One of the first buildings that Architect Matthew Turner ever designed was a strawbale house for his mother. It was an unusual design and material, but they had a good builder and faith in their junior architect. While the new homes that went up next door took the conventional approach of cutting into the hillside, Matthew decided to step his house down the slope, resting the concrete slabs on three levels with minimal interference to the natural topography. In addition to looking like it was working with nature, it also had north facing windows to every single room and retained a cosy 18 degrees during winter without any heating. For a couple who were approaching retirement, the near removal of heating and power bills is one of the most liberating achievements that think most of us could look forward to.
Fast forward fifteen years and Matthew now has the privilege of specializing in sustainable homes and non-residential buildings through his firm Enduring Domain Architecture.
“In my formative years designing energy efficient buildings was a real niche and there wasn’t as much awareness in the public as there is now about the benefits of building this way. To my mentors and other people working in this space, it was a passion, and it seemed like common sense to create homes which would be suited to their climate and provide comfort without the cost. Commonly natural materials were used and these brought an inherent beauty to the designs as well.”
Today the practice of environmentally sustainable design is more widely understood and appreciated and there are more materials products available. Although he appreciates that not everybody wants to live in a home that seems alternative, its fair to say that the desire for comfortable, healthy and economic shelter is shared by all. A home designed for energy efficiency and longevity will first and foremost be a comfortable and healthy place for anybody who resides there. The fact that there will also be benefits to the environment which extend beyond your property boundary is a cause which increasingly cannot be ignored.
“With my clients, my main concern is not the motive behind why they want to build sustainably.” says Matthew. “Its not my job to judge, but to help them get the best result they can with what they have.”
With so many options out there now of how to go about getting a new house, for example pre-fab or off-the-plan options through a builder, the common question of why go to an architect deserves a good answer. In doing so, Matthew talks about how he works with clients.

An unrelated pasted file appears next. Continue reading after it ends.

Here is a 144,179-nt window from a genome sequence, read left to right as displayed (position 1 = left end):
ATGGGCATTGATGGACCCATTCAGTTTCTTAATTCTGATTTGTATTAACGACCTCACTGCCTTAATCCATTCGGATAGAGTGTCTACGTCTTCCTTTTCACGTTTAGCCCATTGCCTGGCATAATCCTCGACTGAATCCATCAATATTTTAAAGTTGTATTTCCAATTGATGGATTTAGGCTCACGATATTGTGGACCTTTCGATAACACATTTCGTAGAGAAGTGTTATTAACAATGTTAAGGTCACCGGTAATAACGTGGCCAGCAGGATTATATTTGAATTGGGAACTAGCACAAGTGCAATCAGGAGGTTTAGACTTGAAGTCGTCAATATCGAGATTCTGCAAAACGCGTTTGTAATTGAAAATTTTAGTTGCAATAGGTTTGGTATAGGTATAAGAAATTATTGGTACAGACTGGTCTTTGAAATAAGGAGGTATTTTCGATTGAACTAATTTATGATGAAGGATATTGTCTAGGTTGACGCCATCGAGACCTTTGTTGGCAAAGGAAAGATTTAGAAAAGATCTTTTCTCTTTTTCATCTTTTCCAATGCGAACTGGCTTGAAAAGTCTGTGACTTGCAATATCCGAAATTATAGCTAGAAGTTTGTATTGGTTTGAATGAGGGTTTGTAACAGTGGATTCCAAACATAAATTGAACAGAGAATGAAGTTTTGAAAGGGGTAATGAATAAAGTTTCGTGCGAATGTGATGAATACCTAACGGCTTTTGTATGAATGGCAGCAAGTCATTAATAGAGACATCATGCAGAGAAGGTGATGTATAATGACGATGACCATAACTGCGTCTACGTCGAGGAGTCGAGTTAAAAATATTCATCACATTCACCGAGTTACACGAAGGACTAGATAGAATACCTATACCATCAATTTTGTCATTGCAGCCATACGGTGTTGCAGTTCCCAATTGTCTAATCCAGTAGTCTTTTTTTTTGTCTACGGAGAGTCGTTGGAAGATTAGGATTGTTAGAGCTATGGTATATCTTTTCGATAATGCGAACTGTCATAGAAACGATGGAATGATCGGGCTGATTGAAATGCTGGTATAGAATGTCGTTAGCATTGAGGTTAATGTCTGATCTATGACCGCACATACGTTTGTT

“My general role is to be a kind of mediator. You need to understand what your client wants and what they expect their home to be like, how it will feel and how it will perform. Then I try to exceed that expectation, because generally speaking the vast majority of people have spent most of their lives living in a leaky old Victorian weatherboard home and its difficult to imagine being warm in a place like Ballarat without a heater running all the time. To create something of basic improved thermal performance is easy. To address the clients particular brief and budget, the characteristics of their site, planning and building regulations, and to then combine all these technical constraints into something both physically comfortable and emotionally joyful, this is the real challenge. This is why you work with someone who understands the importance of considering all these things.”
The question of cost surely ranks near the top of the list for those considering building and the challenge to provide high quality on a budget comes down to how you view the long-term value proposition. For a lot of Matthew’s clients, they are ordinary young families or impending retirees without big budgets, but they still have the same needs and desires as anyone else.
“If we can design a home which uses space efficiently, doesn’t have any unusable nooks then we can keep the building footprint to a practical minimum. Then I’ll ask, with your budget would you like to have an amazing kitchen with pricey bench tops, or would you like to put that money into really high-quality windows and improved insulation which will introduce light and capture warmth. These are the kinds of decisions we make which can mean the difference between you working for a house or the house working for you. We can make a more considered home that will be comfortable to be in year-round, and cheaper to run from day one. This means paying off your mortgage quicker or having extra money to put into a family holiday.”
Matthew and wife Rachael will apply these principles to building their own home for themselves and daughter Maeve in the near future.
Matthew is the owner of Enduring Domain Architecture. http://enduringdomain.com.au